Tag Archives: Lower Elwha Klallam Tribe

Final explosion frees Elwha River at Glines Canyon

I believe it is important to commemorate the final day of the Glines Canyon Dam — even though only a relatively small chunk of the structure had been left in place since February, when flows in the Elwha River covered over the last 30 feet.

In a massive explosion on Tuesday, that last 30 feet of concrete was blasted away. Almost immediately, the river began to flow freely, at basically the same elevation it was before the dam was built in the 1920s.

The video above was shot by John Gussman, who has done an amazing job documenting the restoration of the natural river. See John’s Facebook page and check out a preview of the film “Return of the River.”

Olympic National Park officials say it will take several weeks to clear away the rubble dislodged by the final blast, but dramatic changes have been taking place downstream of the former Glines Canyon Dam — the second dam on the river, built eight miles upstream of the Elwha Dam.

Researchers are carefully monitoring sediment distribution and salmon migration, officials say. During the past three years, the Elwha River has experienced unusually low flows, so experts are waiting for more typical winter flows to move around some of the larger boulders in the stream.

Since last fall, salmon have been swimming upstream of the Elwha Dam site. The dam, built without a fish ladder, blocked salmon migration into some 70 miles of near-pristine habitat. Now, biologists expect all five species of Northwest salmon to recolonize the river.

In a story in today’s Peninsula Daily News, reporter Arwyn Rice quoted Robert Ellefson, restoration manager for the Lower Elwha Klallam Tribe: “It’s a good day… It has been the dream of tribal members for a hundred years.”

The tribe will have something special to celebrate come next July, when members hold their annual welcoming ceremony, acknowledging the return of chinook salmon to the Elwha River.

Elwha River transformation comes swiftly

Changes are coming rapidly to the Elwha River, as massive amounts of sediment shift around in the river channel and flow out into the Strait of Juan de Fuca.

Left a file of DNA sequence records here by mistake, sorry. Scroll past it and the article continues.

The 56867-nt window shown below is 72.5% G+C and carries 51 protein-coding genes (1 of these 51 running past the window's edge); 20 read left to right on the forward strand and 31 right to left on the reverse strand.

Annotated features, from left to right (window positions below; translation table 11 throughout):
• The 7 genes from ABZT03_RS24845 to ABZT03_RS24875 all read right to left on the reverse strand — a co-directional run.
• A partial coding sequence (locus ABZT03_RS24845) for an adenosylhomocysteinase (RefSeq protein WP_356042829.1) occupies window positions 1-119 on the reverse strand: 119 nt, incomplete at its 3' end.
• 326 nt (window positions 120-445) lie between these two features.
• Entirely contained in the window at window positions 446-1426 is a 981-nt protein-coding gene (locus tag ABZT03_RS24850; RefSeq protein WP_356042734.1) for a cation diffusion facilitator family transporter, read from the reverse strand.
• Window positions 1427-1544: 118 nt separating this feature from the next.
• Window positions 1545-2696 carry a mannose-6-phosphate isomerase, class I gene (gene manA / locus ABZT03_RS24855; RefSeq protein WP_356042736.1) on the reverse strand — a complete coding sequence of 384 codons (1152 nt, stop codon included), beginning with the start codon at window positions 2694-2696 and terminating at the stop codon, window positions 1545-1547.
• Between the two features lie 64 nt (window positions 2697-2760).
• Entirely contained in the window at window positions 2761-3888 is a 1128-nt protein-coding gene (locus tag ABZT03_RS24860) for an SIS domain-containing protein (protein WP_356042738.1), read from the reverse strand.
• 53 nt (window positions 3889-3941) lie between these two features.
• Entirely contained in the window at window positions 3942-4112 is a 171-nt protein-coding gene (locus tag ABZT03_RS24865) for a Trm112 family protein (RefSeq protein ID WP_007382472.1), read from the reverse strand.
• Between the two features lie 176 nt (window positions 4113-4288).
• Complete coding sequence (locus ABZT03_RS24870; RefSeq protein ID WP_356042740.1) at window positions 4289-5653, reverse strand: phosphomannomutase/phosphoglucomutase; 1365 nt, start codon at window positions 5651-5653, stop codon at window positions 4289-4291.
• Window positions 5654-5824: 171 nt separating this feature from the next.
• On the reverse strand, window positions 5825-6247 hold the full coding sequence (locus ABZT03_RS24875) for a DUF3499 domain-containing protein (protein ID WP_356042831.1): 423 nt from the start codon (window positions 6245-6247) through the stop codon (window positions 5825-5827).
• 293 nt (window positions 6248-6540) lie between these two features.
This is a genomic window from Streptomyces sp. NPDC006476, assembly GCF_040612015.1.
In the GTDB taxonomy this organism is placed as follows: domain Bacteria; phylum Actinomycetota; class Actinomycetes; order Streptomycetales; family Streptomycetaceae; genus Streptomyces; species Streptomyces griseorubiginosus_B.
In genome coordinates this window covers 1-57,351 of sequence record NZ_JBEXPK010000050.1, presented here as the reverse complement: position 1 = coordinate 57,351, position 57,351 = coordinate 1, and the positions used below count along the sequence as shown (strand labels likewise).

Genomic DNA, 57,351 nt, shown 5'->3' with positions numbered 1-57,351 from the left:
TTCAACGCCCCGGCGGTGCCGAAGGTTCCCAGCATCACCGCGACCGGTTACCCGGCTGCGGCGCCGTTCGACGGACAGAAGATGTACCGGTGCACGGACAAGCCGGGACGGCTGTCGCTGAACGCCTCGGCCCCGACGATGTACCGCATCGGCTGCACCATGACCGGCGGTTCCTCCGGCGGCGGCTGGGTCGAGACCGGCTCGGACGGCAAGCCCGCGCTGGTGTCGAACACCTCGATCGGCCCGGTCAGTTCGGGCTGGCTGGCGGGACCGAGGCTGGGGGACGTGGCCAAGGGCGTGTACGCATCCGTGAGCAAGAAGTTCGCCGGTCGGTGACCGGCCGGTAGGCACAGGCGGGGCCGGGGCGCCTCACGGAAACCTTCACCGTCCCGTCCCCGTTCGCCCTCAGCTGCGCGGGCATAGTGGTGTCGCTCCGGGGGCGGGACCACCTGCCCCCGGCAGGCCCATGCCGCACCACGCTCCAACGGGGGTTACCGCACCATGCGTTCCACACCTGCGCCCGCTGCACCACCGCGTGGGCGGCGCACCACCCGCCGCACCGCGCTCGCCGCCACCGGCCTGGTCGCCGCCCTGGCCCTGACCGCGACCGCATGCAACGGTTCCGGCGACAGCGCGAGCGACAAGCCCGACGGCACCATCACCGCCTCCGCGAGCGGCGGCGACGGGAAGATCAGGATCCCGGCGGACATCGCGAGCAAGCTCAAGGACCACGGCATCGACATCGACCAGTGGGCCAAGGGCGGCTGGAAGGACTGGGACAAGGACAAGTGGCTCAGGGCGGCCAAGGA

Phoebe Tyson, a Student Conservation Association intern, joins in planting efforts in the former Lake Mills to help restore a natural forest. Photo courtesy of Olympic National Park
Phoebe Tyson, a Student Conservation Association intern, joins in planting efforts in the former Lake Mills to help restore a natural forest. / Photo courtesy of Olympic National Park

Over the past few months, researchers have documented the formation of new beaches and the growth of the delta at the mouth of the Elwha. I described these latest changes in a story in Sunday’s Kitsap Sun.

The new information came out of an annual workshop of the Elwha Nearshore Consortium, which has a special interest in the river, especially its effects on the coastal reaches along the strait.

It’s exciting to hear about the transformation of the river, and I would like to congratulate the scientists for the monitoring work that allows us to talk about “before” and “after” dam removal — although the “after” part will be an ongoing story for decades. Many research organizations are involved in the Elwha, and I hope their funding holds out to tell a more complete story from a scientific perspective.

Meanwhile, many writers, photographers and videographers are telling their own stories about the restoration in various ways, and new books and documentaries are on the way. I’ve talked about some of these in the past and will continue to do so as new works are released.

The human connections to the river, particularly those of the Lower Elwha Klallam Tribe, have been widely recognized as an integral part of the restoration story. Many Klallam elders have been gracious in sharing their culture and traditions.

Although the Elwha Dam removal is far from the only restoration effort taking place in Western Washington, it may be the one place where nature is working at an extraordinary pace to put things back the way they were.